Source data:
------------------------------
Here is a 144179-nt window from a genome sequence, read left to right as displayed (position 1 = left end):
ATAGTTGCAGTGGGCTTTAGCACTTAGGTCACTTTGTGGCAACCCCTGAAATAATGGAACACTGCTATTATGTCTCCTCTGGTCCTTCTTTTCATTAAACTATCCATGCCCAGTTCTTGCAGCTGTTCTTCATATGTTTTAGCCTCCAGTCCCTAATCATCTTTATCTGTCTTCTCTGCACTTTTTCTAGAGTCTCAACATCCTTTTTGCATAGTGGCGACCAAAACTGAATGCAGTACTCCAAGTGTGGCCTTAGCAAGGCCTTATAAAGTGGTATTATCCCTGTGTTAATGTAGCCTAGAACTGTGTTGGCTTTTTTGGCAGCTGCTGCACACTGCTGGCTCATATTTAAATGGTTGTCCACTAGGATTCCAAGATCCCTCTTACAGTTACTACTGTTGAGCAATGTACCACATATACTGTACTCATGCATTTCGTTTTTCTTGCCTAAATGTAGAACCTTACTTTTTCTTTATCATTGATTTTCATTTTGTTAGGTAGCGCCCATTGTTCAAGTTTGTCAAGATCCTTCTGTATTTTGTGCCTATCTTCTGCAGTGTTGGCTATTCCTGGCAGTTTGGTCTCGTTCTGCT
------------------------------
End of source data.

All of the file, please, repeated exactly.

Here is a 144179-nt window from a genome sequence, read left to right as displayed (position 1 = left end):
ATAGTTGCAGTGGGCTTTAGCACTTAGGTCACTTTGTGGCAACCCCTGAAATAATGGAACACTGCTATTATGTCTCCTCTGGTCCTTCTTTTCATTAAACTATCCATGCCCAGTTCTTGCAGCTGTTCTTCATATGTTTTAGCCTCCAGTCCCTAATCATCTTTATCTGTCTTCTCTGCACTTTTTCTAGAGTCTCAACATCCTTTTTGCATAGTGGCGACCAAAACTGAATGCAGTACTCCAAGTGTGGCCTTAGCAAGGCCTTATAAAGTGGTATTATCCCTGTGTTAATGTAGCCTAGAACTGTGTTGGCTTTTTTGGCAGCTGCTGCACACTGCTGGCTCATATTTAAATGGTTGTCCACTAGGATTCCAAGATCCCTCTTACAGTTACTACTGTTGAGCAATGTACCACATATACTGTACTCATGCATTTCGTTTTTCTTGCCTAAATGTAGAACCTTACTTTTTCTTTATCATTGATTTTCATTTTGTTAGGTAGCGCCCATTGTTCAAGTTTGTCAAGATCCTTCTGTATTTTGTGCCTATCTTCTGCAGTGTTGGCTATTCCTGGCAGTTTGGTCTCGTTCTGCT